The relationship is discussed under three heads:
 Where the ...
NAMED PRINCIPAL
The position of the named principal for the acts of his agent
are as follows:
 Acts of the agent are the ...
UNNAMED PRINCIPAL
When an agent contracts as an agent for a principal
but does not disclose his name, the principal is lia...
UNDISCLOSED PRINCIPAL
 An agent not only conceals the name of the principal but
also the fact that he is an agent.
PERSONAL LIABILITY OF AGENT
 When the contract expressly provides
 When the agent acts for a foreign capital
 When he a...
TERMINATION OF AGENCY
 Termination of agency by act of the parties
agreement
revocation by the principal
revocation by th...
IRREVOCABLE AGENCY
 When an agency cannot be terminated or put an end to,
it is said to be an irrevocable agency
An agenc...
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Legal Aspects Of Business Unit - 1 PPTs

  1. 1. LEGAL ASPECTS OF BUSINESS UNIT - I
  2. 2. LAW - DEFINITION Includes all the rules and principles, which regulate our relations with other individuals and with the state. •Law is the body of principles recognized and applied by the state in the administration of justice.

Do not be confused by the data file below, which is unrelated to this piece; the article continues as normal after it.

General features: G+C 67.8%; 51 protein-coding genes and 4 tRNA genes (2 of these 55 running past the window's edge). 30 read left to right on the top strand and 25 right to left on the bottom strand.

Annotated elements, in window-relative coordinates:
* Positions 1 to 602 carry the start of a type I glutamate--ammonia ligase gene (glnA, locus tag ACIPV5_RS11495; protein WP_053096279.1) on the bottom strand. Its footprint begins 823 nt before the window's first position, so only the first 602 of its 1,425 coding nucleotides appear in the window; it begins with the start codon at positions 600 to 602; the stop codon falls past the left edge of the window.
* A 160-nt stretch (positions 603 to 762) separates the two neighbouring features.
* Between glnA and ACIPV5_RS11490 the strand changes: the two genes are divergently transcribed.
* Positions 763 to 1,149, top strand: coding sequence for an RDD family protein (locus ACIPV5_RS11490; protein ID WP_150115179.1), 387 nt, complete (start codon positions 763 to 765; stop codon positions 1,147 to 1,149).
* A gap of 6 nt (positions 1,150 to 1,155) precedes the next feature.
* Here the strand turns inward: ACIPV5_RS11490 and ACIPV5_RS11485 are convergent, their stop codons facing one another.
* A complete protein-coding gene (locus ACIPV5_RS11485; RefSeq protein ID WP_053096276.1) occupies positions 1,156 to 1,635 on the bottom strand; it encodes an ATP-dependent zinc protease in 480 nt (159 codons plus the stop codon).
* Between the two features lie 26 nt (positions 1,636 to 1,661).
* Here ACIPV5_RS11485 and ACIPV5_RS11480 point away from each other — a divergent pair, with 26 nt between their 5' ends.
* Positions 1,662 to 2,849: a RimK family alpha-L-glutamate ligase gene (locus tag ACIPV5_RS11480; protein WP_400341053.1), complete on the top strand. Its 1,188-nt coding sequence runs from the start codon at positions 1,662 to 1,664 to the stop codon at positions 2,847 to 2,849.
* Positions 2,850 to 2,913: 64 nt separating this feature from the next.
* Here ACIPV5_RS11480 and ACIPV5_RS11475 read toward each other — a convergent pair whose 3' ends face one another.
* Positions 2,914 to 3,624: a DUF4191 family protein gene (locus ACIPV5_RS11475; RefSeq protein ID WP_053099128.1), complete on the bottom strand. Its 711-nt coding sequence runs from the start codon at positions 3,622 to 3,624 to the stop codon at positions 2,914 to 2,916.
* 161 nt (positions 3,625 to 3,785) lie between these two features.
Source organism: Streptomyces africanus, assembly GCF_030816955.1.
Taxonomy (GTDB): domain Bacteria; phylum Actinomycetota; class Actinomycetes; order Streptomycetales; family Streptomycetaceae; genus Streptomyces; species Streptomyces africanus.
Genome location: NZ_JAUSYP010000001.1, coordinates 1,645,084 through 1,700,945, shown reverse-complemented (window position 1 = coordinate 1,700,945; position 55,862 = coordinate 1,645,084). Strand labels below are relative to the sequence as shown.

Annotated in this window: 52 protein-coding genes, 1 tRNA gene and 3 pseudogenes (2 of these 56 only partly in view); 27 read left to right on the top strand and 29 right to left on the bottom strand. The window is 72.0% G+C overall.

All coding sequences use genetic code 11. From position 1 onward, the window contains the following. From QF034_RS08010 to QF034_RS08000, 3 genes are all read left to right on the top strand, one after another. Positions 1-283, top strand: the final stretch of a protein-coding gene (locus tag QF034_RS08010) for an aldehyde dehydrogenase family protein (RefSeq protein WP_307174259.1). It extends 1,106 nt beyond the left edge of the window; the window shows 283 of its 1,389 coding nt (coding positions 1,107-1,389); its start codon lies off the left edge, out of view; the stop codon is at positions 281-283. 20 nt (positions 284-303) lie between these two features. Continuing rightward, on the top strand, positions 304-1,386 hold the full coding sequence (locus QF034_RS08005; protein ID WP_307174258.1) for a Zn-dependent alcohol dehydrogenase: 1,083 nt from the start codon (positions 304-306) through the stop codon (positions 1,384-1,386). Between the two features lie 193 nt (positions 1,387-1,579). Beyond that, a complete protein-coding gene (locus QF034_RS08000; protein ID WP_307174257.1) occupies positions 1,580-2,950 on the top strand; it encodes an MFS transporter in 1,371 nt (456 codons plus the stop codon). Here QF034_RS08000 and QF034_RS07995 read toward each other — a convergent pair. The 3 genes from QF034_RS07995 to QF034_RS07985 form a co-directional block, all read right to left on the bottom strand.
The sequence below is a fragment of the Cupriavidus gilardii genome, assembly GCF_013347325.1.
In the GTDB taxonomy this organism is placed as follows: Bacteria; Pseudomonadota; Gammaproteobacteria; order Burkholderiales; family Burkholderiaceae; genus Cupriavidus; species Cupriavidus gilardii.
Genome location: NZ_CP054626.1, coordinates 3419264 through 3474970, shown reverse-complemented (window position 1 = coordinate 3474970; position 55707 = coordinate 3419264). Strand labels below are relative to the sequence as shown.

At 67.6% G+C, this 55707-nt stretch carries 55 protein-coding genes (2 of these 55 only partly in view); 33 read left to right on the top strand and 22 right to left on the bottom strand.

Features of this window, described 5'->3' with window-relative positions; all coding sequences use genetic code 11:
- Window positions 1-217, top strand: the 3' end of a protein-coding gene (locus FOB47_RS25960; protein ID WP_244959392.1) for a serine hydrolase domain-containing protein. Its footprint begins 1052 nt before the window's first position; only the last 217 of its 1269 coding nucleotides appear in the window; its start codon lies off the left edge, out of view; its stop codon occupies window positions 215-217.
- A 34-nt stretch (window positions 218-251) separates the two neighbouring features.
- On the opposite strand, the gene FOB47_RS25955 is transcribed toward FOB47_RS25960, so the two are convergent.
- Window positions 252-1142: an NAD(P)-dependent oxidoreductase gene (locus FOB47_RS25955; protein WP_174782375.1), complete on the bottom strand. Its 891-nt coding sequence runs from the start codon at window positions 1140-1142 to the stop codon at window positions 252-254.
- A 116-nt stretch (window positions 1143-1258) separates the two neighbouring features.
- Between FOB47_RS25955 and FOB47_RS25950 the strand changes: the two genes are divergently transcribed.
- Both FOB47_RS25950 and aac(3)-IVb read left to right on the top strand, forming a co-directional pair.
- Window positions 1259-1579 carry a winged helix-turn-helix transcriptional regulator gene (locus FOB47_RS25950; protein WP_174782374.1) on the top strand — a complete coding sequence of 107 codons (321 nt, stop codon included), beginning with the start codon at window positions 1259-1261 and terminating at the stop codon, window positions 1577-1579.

3. 3. LAW OF CONTRACT  It is that branch of law which determines the circumstances in which promises made by the parties to a contract shall be legally binding on them.
  4. 4. INDIAN CONTRACT ACT, 1872 Deals with:  The general principles of the law of contract  Some of the special contracts (indemnity and guarantee, bailment and pledge)
  5. 5. CONTRACT A contract is an agreement made between two or more parties which the law will enforce. Sec 2 (h ) defines contract as follows: Contract is an agreement enforceable by law.
  6. 6. ELEMENTS OF CONTRACT  Agreement  Its enforceability by law.
  7. 7. AGREEMENT Every promise and every set of promises , forming consideration for each other. AGREEMENT = OFFER + ACCEPTANCE
  8. 8. PROMISE  When the person to whom the proposal is made signifies his assent thereto , the proposal is said to be accepted. A proposal when accepted becomes a promise.
  9. 9. CONSENSUS AD IDEM This means that the parties to the agreement must have agreed about the subject matter of the agreement in the same sense and at the same time.
  10. 10. OBLIGATION It is a legal tie which imposes upon a definite person or persons the necessity of doing or abstaining from doing a definite act or acts.
  11. 11. ESSENTIAL ELEMENTS OF VALID CONTRACT  Offer and acceptance  Intention to create legal relationship  Lawful consideration  Capacity of parties – competency  Free and genuine consent  Lawful object  Agreement not declared void  Certainty and possibility of performance  Legal formalities